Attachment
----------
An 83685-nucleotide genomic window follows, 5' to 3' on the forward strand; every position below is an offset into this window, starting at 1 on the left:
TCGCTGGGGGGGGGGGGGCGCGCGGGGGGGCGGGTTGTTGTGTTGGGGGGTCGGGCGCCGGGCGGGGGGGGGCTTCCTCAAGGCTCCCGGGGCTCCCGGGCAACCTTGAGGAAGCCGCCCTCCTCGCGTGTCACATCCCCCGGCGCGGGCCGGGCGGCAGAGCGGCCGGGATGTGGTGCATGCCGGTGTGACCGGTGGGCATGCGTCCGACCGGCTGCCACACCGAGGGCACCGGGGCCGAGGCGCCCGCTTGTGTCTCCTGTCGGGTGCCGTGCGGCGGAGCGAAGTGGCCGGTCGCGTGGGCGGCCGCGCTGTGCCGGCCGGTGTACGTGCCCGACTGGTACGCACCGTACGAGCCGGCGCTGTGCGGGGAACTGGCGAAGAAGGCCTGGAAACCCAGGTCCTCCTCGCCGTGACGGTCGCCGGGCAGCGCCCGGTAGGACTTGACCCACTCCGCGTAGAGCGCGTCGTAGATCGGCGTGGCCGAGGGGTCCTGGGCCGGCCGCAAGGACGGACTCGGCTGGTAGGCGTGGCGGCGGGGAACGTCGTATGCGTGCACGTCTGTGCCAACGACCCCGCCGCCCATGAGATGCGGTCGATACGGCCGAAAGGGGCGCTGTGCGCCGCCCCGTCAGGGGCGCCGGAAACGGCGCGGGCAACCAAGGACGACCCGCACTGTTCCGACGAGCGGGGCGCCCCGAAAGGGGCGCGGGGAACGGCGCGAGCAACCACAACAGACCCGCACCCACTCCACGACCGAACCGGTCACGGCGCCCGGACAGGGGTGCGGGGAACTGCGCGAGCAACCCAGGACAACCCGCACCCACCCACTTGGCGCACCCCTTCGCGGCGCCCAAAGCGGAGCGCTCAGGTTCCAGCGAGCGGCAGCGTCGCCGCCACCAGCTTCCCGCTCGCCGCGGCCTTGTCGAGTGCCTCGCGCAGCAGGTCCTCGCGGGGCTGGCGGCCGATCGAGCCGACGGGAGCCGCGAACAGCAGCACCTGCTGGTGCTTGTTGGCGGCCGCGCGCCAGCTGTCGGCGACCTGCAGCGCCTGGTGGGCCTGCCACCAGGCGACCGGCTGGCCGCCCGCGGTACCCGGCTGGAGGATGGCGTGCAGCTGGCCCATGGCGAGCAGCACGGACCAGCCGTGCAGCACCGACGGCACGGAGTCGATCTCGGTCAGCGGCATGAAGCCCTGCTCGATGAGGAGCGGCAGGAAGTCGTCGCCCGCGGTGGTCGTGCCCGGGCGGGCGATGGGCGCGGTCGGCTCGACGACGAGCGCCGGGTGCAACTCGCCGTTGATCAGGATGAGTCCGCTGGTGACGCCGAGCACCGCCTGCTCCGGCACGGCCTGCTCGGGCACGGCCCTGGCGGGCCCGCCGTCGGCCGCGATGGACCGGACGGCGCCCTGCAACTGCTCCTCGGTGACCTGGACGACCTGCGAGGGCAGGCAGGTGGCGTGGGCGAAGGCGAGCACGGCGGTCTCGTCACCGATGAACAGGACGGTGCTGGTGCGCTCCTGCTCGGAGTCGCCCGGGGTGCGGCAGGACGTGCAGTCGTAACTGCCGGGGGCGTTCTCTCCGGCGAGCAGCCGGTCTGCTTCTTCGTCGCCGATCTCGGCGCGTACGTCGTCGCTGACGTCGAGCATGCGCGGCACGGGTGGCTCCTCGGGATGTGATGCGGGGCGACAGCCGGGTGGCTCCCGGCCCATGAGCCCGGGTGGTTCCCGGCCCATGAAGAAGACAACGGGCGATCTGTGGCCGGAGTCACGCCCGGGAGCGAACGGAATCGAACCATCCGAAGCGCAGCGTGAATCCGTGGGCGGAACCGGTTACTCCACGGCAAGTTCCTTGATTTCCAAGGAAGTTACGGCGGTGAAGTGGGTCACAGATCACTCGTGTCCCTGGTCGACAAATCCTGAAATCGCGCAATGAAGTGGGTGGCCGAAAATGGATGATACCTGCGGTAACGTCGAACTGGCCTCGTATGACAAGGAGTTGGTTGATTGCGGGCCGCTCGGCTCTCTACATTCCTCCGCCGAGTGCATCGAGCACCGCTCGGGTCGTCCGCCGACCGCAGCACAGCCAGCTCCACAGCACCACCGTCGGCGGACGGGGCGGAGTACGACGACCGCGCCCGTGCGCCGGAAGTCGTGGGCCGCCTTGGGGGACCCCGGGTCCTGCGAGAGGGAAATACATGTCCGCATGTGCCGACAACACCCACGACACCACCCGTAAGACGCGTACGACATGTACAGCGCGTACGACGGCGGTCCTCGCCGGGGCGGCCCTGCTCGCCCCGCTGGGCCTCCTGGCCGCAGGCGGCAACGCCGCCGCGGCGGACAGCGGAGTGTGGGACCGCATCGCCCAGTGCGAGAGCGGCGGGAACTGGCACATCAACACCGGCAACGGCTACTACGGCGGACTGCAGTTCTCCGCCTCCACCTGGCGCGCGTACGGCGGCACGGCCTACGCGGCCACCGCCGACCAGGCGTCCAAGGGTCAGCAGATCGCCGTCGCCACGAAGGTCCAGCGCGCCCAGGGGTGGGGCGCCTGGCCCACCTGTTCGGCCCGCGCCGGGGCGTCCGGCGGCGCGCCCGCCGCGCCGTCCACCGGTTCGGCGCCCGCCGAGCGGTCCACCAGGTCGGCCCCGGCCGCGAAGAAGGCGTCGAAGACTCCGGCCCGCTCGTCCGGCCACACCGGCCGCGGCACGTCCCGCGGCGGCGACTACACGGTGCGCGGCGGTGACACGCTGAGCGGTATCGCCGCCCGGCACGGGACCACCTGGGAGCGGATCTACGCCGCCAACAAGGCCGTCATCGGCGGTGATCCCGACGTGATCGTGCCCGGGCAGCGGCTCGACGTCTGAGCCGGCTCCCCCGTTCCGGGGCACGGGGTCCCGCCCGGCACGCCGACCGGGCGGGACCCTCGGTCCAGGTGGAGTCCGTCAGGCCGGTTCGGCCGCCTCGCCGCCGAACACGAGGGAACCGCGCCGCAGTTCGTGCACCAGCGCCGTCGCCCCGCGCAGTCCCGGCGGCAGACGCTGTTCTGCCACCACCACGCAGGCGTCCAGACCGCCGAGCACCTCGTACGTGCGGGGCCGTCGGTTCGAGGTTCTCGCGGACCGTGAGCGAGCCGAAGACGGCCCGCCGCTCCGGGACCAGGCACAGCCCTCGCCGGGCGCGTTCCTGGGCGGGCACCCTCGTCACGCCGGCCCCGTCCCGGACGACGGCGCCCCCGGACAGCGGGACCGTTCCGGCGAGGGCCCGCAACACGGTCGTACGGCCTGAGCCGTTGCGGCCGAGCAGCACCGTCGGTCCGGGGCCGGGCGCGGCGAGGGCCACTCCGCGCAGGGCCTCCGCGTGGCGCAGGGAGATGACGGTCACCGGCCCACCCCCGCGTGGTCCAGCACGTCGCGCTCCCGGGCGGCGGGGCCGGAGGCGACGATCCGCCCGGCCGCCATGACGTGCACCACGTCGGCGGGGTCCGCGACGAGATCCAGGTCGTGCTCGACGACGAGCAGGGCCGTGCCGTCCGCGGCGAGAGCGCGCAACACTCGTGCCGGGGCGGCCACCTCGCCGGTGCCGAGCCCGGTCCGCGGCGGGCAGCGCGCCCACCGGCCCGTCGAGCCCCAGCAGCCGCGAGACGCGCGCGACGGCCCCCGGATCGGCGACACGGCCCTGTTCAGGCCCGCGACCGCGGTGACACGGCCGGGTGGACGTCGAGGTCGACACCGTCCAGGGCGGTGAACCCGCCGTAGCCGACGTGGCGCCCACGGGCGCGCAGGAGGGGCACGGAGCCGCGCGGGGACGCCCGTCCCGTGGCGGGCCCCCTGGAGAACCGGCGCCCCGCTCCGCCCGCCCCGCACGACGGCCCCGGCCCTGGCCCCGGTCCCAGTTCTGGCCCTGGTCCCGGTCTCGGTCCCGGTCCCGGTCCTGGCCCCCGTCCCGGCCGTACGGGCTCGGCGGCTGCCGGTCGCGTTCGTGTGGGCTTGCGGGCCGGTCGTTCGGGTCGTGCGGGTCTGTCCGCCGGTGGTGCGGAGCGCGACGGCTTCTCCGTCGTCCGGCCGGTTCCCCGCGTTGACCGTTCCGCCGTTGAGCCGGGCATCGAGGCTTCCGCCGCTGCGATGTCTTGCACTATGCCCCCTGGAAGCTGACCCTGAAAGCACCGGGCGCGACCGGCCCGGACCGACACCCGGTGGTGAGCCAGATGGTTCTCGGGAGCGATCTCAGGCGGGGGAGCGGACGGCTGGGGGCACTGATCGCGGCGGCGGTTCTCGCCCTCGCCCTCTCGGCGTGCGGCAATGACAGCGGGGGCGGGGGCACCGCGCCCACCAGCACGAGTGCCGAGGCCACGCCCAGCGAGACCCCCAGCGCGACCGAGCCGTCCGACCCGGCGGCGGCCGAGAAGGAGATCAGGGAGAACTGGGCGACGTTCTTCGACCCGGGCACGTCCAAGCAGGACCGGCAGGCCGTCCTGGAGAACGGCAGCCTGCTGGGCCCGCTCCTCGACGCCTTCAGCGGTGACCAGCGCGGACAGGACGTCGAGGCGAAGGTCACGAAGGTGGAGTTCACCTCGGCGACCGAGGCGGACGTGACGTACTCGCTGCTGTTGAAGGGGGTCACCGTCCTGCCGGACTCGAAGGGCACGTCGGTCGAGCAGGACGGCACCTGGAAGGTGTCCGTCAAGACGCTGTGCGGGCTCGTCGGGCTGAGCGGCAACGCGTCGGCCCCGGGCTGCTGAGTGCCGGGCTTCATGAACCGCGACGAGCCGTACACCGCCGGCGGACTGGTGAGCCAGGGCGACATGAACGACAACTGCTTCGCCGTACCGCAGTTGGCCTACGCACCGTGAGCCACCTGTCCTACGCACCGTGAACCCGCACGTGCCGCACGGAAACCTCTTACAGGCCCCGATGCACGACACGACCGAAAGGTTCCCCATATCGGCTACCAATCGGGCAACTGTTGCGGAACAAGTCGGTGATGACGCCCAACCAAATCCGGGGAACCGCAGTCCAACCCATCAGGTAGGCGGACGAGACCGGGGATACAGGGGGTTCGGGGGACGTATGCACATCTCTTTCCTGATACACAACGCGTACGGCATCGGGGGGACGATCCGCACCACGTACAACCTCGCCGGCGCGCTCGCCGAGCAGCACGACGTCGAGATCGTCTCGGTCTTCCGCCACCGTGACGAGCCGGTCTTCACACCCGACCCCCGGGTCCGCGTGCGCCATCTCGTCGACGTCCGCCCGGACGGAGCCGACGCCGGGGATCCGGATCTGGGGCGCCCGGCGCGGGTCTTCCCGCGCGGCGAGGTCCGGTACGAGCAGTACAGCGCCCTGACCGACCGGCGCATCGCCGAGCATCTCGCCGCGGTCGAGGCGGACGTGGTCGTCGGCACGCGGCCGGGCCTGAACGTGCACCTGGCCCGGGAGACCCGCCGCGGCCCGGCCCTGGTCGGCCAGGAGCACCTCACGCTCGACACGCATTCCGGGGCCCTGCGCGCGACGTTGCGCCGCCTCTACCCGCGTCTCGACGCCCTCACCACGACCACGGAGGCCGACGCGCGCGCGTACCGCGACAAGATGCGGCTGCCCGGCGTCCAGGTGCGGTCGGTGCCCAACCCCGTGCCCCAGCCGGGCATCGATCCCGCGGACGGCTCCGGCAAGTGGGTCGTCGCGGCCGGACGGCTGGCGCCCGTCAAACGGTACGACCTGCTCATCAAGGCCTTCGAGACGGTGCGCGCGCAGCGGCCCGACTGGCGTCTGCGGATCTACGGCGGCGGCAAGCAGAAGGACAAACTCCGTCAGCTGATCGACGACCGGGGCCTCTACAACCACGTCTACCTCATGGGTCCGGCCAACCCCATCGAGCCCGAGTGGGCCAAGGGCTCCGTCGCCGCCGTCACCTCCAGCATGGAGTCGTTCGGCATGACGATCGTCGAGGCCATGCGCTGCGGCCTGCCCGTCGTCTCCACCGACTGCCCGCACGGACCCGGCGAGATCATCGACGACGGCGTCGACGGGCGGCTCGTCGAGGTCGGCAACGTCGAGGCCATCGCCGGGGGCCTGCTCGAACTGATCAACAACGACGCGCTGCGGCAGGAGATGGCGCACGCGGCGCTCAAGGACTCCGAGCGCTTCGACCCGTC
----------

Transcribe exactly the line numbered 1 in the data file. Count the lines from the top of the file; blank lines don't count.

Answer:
An 83685-nucleotide genomic window follows, 5' to 3' on the forward strand; every position below is an offset into this window, starting at 1 on the left: